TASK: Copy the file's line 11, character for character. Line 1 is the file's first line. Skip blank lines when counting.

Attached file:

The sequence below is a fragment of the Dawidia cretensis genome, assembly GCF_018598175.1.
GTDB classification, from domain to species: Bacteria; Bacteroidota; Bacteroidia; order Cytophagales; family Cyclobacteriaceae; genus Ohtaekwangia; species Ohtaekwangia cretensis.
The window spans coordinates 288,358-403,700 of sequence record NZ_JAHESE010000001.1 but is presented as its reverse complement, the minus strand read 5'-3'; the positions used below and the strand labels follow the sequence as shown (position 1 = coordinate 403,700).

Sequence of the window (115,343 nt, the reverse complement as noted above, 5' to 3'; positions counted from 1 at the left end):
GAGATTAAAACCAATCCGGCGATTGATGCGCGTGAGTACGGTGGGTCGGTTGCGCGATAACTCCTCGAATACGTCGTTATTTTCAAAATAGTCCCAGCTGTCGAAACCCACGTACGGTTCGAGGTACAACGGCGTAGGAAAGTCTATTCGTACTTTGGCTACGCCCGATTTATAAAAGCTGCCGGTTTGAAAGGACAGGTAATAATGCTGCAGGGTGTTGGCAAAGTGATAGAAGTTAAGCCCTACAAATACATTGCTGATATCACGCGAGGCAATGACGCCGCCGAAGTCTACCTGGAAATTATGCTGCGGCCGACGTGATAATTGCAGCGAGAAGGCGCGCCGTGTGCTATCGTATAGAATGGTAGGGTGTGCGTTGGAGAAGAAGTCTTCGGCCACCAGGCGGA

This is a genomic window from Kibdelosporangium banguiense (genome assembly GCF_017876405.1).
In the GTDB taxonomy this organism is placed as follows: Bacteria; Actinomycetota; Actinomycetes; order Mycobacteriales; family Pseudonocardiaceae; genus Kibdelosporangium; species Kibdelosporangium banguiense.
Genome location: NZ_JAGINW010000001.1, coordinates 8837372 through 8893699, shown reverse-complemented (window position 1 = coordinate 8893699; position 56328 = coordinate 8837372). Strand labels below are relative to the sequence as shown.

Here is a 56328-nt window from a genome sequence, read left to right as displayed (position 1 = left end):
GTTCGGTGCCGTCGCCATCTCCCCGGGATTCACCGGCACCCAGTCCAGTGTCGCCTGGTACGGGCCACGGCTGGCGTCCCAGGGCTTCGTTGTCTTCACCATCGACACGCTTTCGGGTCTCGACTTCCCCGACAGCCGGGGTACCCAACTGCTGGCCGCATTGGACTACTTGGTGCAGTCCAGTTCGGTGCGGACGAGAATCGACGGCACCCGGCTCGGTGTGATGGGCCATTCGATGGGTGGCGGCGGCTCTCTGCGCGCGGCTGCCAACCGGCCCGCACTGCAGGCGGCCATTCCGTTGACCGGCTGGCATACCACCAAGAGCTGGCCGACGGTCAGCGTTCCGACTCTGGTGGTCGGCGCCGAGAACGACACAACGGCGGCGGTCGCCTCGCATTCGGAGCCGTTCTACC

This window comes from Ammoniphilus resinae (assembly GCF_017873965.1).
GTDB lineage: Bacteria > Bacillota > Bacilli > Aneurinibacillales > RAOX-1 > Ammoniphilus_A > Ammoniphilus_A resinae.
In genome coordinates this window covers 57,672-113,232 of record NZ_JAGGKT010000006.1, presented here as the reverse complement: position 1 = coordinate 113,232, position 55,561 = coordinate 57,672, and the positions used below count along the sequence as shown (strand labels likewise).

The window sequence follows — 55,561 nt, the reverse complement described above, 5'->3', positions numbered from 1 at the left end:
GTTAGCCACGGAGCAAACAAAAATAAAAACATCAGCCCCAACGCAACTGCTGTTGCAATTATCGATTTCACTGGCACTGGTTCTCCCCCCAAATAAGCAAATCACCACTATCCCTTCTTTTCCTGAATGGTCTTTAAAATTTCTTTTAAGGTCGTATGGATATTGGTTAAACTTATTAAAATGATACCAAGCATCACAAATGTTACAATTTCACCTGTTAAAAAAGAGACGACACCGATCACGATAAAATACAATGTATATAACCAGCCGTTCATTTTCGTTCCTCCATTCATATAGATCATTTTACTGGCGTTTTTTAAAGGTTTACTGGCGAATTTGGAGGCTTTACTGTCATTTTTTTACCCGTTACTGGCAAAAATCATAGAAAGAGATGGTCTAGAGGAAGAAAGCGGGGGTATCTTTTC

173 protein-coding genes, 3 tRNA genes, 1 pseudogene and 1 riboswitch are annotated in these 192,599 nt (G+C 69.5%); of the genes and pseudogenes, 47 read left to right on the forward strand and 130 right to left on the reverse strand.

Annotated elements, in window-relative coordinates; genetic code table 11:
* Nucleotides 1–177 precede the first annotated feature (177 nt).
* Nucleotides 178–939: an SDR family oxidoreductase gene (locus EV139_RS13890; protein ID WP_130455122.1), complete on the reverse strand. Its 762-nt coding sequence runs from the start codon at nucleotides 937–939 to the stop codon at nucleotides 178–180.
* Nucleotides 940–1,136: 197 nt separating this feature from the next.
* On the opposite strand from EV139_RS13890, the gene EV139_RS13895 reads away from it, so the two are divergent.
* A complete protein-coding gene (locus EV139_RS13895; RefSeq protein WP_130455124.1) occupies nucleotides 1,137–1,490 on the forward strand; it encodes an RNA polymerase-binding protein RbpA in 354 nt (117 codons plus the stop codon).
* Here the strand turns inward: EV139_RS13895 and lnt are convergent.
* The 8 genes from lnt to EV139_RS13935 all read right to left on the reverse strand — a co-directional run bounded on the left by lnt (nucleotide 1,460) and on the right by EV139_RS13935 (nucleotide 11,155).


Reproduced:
This window comes from Ammoniphilus resinae (assembly GCF_017873965.1).